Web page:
JUN 20-24 | Middle Ages and Renaissance History

This workshop will focus on methods of teaching medieval and Renaissance history and culture. It will focus on the institutions, ideas and events of the period from 1000 to approximately 1650 and examine major political, religious, and social/cultural aspects and structures. Specifically, the topics addressed will include the medieval and Renaissance systems of government, Feudalism and centralization, challenges to monarchial authority in the form of Magna Carta and emerging parliamentary rule, and the rise of the commune (city-state) in Italy as the commercial merchant class endeavored to assert individual political and economic rights. The role that the Black Death played in these political developments will also be addressed. Furthermore, the workshop will discuss methods of teaching religious belief, expression and relations in the Middle Ages and the Renaissance and their influence on things like familial structures, art and social constructs, government, and events like the Crusades and the Medieval Holocaust, especially as they relate to present day. Finally, we will address effectively teaching cultural and intellectual developments in late medieval and Renaissance humanism, the arts, and science and technology, including the invention of the printing press.

JUN 27-JUL 01 | Literary Classics II: Seminar on English and American Classics

This class—like the first Literary Classics seminar offered last summer--will once again be team-taught by University of Utah English faculty, and is aimed at Utah high school English teachers. The seminar will focus on important literary texts frequently taught in high school English classes--to help educators become more knowledgeable about particular authors and texts they may be likely (or may wish) to teach, and to give them more knowledge and tools (and models) for teaching these topics in their own classes. Texts to be discussed this time around may include works by Chaucer, Shakespeare, Mary Shelley, Twain, Fitzgerald, Hemingway, Frost, Wilde, Joyce, and others.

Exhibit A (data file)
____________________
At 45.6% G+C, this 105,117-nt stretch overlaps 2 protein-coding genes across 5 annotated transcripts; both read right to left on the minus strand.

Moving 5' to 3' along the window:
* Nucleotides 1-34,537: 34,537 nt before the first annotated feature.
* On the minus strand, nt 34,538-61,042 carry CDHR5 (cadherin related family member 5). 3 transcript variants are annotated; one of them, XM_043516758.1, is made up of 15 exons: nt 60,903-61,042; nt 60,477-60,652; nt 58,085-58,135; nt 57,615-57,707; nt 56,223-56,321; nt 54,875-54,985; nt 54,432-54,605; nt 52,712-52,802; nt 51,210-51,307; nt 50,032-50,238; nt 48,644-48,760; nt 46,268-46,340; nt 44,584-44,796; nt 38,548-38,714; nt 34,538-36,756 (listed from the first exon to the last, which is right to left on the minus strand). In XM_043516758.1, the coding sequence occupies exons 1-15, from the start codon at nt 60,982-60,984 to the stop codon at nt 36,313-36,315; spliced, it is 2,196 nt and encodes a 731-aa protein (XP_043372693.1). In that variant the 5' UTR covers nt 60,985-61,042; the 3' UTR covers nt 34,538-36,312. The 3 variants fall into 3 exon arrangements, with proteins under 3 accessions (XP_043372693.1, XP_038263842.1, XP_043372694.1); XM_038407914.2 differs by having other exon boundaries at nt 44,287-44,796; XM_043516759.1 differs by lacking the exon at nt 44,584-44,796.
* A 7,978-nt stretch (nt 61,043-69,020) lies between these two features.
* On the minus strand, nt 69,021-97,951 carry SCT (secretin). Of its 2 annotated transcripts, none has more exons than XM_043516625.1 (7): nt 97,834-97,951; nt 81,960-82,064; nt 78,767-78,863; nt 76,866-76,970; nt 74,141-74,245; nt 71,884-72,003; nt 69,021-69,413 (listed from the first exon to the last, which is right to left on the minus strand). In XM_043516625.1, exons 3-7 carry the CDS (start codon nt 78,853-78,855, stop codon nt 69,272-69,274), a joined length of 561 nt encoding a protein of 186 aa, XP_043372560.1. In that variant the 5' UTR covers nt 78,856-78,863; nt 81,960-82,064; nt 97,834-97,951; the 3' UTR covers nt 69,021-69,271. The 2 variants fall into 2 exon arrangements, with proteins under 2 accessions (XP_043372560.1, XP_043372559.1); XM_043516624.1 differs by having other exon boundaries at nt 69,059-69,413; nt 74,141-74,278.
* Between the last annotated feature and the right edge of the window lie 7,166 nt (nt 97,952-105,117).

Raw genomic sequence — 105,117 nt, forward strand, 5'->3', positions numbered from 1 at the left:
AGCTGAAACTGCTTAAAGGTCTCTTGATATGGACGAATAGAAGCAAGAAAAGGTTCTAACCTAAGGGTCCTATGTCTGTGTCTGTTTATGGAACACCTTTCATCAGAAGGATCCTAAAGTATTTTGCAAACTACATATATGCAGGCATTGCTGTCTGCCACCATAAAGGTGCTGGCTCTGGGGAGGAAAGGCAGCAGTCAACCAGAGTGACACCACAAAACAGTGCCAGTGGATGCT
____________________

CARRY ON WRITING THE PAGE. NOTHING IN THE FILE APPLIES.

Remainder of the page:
JUL 11-15 | Place, Story, and History in Contemporary World Literature

This course will survey contemporary world literature, with particular emphasis on questions about the relationships between local place and global space. We will read recent fiction from Africa, Asia, Latin America, and the Middle East, and ask about the various ways local traditions respond to the pressures of globalization. How have writers used fiction to examine social and historical conflicts, challenge official histories, and recover forgotten voices and neglected traditions? And how have writers used traditional narrative resources to stretch the possibilities of the novel and the short story? In many of these works, local answers to global historical pressures involve reviving traditional aesthetic practices, and we will approach our materials as both social documents and works of art. We will also explore ways of bringing formal and aesthetic questions to bear on discussions of social issues in the classroom.

JUL 18-22 | Teaching the Holocaust

This workshop will focus on varied pedagogical methods of teaching the Holocaust, with the aim of empowering educators to develop new approaches to the subject. Participants will become acquainted with innovative curricular methodologies used to highlight the contemporary relevance of the Holocaust, including connections to other genocides and sites of global trauma. Drawing on rich resources available through the United States Holocaust Memorial Museum, we will explore ways to effectively use a range of materials (including multimedia sources as well as classic theoretical, historical, and literary texts) in diverse classroom settings.